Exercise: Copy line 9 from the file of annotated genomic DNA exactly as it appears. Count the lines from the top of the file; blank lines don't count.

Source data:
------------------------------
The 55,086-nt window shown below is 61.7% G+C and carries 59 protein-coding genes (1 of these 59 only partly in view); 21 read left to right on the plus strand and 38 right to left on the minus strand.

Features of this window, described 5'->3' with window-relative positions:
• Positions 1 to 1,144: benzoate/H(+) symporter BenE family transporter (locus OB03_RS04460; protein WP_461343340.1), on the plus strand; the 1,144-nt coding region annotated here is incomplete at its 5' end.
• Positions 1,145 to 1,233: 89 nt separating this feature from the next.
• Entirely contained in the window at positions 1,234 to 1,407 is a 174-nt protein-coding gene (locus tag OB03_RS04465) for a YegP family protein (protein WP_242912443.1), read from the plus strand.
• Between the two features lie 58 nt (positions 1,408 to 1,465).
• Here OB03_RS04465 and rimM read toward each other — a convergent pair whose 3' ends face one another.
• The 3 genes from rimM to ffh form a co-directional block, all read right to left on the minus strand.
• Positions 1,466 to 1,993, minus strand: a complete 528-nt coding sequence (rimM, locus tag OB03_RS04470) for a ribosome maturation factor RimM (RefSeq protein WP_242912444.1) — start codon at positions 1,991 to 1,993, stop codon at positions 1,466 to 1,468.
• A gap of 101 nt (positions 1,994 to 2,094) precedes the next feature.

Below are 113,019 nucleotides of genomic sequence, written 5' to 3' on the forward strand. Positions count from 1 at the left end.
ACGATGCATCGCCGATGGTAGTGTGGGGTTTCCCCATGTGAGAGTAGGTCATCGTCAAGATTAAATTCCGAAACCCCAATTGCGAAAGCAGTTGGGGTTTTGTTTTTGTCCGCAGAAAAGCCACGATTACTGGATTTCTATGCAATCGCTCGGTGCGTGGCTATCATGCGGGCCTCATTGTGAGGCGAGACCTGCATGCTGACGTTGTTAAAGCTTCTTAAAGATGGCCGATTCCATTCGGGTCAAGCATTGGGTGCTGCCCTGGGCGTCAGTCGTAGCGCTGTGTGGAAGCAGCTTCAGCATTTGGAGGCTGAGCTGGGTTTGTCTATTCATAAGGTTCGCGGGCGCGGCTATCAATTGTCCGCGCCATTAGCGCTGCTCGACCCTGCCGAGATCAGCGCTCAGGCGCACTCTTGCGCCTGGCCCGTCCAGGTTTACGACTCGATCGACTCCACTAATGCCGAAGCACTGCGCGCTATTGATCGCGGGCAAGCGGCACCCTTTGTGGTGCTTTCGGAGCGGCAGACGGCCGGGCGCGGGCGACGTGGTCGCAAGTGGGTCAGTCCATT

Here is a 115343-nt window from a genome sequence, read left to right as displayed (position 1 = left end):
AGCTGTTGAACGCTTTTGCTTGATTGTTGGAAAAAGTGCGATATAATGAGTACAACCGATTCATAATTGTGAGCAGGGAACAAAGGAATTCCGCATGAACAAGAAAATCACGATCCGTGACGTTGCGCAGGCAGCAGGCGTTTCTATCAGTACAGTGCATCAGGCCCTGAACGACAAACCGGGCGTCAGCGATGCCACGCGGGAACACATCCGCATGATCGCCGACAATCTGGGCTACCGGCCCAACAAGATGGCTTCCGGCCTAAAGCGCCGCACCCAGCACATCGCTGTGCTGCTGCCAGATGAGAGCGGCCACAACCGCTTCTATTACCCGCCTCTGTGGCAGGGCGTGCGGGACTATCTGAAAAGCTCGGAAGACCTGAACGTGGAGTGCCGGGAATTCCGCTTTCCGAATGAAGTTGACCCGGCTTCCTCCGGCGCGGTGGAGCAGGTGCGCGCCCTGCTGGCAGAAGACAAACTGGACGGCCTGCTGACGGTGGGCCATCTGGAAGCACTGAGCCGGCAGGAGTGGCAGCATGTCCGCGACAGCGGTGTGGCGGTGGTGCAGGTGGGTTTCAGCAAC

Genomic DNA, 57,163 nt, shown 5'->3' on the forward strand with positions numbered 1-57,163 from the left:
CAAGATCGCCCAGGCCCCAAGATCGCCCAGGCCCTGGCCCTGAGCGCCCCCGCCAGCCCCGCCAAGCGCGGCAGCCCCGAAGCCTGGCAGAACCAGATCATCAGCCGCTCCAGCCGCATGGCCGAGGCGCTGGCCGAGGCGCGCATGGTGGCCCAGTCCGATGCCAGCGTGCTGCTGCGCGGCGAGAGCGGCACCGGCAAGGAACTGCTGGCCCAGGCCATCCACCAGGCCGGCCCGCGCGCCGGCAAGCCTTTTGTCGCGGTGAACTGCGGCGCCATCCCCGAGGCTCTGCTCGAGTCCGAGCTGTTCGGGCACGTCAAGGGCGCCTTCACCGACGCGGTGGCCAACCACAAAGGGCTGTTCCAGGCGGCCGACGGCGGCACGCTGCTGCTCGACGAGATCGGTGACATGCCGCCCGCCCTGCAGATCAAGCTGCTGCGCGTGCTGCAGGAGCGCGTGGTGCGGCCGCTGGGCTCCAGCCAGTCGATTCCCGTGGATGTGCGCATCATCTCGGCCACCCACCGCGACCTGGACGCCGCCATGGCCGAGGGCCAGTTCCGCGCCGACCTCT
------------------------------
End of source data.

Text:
• Positions 1,466 to 1,993, minus strand: a complete 528-nt coding sequence (rimM, locus tag OB03_RS04470) for a ribosome maturation factor RimM (RefSeq protein WP_242912444.1) — start codon at positions 1,991 to 1,993, stop codon at positions 1,466 to 1,468.